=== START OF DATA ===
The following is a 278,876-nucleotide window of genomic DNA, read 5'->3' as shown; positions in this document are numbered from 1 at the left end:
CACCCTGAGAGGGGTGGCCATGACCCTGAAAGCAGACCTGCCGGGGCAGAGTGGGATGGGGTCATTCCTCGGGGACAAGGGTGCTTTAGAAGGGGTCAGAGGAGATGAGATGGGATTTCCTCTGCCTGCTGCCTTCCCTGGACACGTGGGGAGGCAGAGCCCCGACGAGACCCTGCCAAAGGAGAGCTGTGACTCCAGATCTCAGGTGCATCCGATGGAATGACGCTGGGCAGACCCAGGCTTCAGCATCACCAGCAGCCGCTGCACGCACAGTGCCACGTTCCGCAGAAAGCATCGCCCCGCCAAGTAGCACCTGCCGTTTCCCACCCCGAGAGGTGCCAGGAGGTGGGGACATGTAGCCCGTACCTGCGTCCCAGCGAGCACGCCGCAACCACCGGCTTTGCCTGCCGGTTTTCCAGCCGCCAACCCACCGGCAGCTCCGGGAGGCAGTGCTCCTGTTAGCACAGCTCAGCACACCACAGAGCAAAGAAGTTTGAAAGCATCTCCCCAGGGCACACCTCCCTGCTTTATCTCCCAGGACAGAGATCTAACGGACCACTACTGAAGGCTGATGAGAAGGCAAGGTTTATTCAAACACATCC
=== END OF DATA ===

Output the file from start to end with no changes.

The following is a 278,876-nucleotide window of genomic DNA, read 5'->3' as shown; positions in this document are numbered from 1 at the left end:
CACCCTGAGAGGGGTGGCCATGACCCTGAAAGCAGACCTGCCGGGGCAGAGTGGGATGGGGTCATTCCTCGGGGACAAGGGTGCTTTAGAAGGGGTCAGAGGAGATGAGATGGGATTTCCTCTGCCTGCTGCCTTCCCTGGACACGTGGGGAGGCAGAGCCCCGACGAGACCCTGCCAAAGGAGAGCTGTGACTCCAGATCTCAGGTGCATCCGATGGAATGACGCTGGGCAGACCCAGGCTTCAGCATCACCAGCAGCCGCTGCACGCACAGTGCCACGTTCCGCAGAAAGCATCGCCCCGCCAAGTAGCACCTGCCGTTTCCCACCCCGAGAGGTGCCAGGAGGTGGGGACATGTAGCCCGTACCTGCGTCCCAGCGAGCACGCCGCAACCACCGGCTTTGCCTGCCGGTTTTCCAGCCGCCAACCCACCGGCAGCTCCGGGAGGCAGTGCTCCTGTTAGCACAGCTCAGCACACCACAGAGCAAAGAAGTTTGAAAGCATCTCCCCAGGGCACACCTCCCTGCTTTATCTCCCAGGACAGAGATCTAACGGACCACTACTGAAGGCTGATGAGAAGGCAAGGTTTATTCAAACACATCC